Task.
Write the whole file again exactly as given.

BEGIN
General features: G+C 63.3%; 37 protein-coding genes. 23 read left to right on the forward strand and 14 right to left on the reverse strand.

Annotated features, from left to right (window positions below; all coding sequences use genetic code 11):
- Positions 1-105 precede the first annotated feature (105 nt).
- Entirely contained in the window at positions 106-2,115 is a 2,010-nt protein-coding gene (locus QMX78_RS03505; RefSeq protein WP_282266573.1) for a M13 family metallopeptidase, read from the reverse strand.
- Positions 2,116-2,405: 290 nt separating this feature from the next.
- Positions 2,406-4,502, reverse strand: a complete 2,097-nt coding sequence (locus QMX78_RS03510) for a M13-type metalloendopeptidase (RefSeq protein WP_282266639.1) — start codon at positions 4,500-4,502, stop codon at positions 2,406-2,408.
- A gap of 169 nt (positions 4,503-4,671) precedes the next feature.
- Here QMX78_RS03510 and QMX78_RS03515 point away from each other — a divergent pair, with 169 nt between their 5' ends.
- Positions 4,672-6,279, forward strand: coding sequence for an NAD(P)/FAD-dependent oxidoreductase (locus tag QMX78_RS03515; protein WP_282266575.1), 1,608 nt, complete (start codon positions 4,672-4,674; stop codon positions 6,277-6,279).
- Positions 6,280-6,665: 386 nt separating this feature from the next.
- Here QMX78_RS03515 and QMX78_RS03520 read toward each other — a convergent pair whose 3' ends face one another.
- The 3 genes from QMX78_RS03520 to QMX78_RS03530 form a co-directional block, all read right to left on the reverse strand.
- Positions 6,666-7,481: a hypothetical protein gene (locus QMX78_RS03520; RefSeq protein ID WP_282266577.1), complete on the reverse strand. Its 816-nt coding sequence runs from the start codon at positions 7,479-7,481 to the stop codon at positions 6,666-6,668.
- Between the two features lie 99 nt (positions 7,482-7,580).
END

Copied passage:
General features: G+C 63.3%; 37 protein-coding genes. 23 read left to right on the forward strand and 14 right to left on the reverse strand.

Annotated features, from left to right (window positions below; all coding sequences use genetic code 11):
- Positions 1-105 precede the first annotated feature (105 nt).
- Entirely contained in the window at positions 106-2,115 is a 2,010-nt protein-coding gene (locus QMX78_RS03505; RefSeq protein WP_282266573.1) for a M13 family metallopeptidase, read from the reverse strand.
- Positions 2,116-2,405: 290 nt separating this feature from the next.
- Positions 2,406-4,502, reverse strand: a complete 2,097-nt coding sequence (locus QMX78_RS03510) for a M13-type metalloendopeptidase (RefSeq protein WP_282266639.1) — start codon at positions 4,500-4,502, stop codon at positions 2,406-2,408.
- A gap of 169 nt (positions 4,503-4,671) precedes the next feature.
- Here QMX78_RS03510 and QMX78_RS03515 point away from each other — a divergent pair, with 169 nt between their 5' ends.
- Positions 4,672-6,279, forward strand: coding sequence for an NAD(P)/FAD-dependent oxidoreductase (locus tag QMX78_RS03515; protein WP_282266575.1), 1,608 nt, complete (start codon positions 4,672-4,674; stop codon positions 6,277-6,279).
- Positions 6,280-6,665: 386 nt separating this feature from the next.
- Here QMX78_RS03515 and QMX78_RS03520 read toward each other — a convergent pair whose 3' ends face one another.
- The 3 genes from QMX78_RS03520 to QMX78_RS03530 form a co-directional block, all read right to left on the reverse strand.
- Positions 6,666-7,481: a hypothetical protein gene (locus QMX78_RS03520; RefSeq protein ID WP_282266577.1), complete on the reverse strand. Its 816-nt coding sequence runs from the start codon at positions 7,479-7,481 to the stop codon at positions 6,666-6,668.
- Between the two features lie 99 nt (positions 7,482-7,580).